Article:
Boyd’s recruiting preference is to focus more on potential four-year players than rely on the “quick fix” of transfers.

“If they come in as freshmen, they learn as freshmen, and if you have the right people above them, you’re just re-teaching and fine-tuning the next three years,” she said.

“It also helps with the environment we create in the gym. If you want Pepsi Arena full, then you need to have players that everybody knows and wants to come out to watch play.”

That strategy includes making QU a destination for local players, and Boyd knows winning will be the greatest sales pitch.

“Who wants to stay around home and have their hometown friends and family watch them win 10 games?’ Nobody,” she said. “We have to have the right product; we have to be better than 10 wins.

“I think the closer to Quincy we can get, the better off we’ll be because there’s still that small-town love of the game. Having people in the stands and having that family atmosphere is very important. We need to build our community base.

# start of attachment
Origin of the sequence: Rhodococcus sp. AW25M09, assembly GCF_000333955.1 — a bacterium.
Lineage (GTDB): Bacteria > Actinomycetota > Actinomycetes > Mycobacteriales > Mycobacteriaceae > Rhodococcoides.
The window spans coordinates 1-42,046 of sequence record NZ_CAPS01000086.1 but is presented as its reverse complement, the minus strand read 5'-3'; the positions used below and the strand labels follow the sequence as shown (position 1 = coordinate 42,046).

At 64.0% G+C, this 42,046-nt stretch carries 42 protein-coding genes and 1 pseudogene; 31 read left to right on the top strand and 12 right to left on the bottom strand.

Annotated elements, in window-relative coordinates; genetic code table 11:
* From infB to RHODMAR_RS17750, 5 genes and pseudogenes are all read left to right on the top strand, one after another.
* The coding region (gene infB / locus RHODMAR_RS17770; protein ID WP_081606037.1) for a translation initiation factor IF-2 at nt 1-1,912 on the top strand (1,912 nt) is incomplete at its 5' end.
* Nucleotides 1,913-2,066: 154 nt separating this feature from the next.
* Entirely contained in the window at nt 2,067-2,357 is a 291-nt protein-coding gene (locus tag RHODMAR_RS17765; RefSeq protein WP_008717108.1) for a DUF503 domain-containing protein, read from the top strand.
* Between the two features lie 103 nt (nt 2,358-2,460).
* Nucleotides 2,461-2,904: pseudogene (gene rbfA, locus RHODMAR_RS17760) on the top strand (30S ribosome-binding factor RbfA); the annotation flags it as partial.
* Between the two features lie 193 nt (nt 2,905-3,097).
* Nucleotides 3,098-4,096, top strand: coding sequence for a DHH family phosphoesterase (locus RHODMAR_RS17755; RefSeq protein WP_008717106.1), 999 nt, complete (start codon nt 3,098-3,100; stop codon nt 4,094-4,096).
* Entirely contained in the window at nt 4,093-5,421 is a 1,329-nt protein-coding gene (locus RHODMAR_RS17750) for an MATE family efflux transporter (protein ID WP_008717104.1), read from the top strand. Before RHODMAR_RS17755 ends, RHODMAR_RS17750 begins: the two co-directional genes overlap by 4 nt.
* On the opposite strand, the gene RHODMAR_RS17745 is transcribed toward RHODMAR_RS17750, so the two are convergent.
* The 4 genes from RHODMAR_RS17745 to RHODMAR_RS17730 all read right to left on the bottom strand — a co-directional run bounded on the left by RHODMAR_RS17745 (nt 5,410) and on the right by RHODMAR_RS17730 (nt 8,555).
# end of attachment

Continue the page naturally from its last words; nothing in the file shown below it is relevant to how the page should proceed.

“That’s the perfect plan. How that falls into place, we’ll see.”

Boyd wants the program to return to being a mainstay in the Division II national tournament. QU has made 11 appearances this century but none since 2015-16.

That means flipping the script on eight straight losing seasons.

“One or two wins will turn the corner,” she said. “When we win a buzzer-beater against the No. 6 team in the nation, or we win by five against the No. 1 team in the conference, that’s when we’ll start to see what it takes and what it feels like.

“Those haven’t been the expectations for, what, eight years? In (the players’) eyes, making the conference tournament is a great goal. Winning the conference tournament and going to the national tournament, that’s the goal you want to have, right?

“We’ll get there. They’re not sure how but we’ll get there. That’s a guarantee.”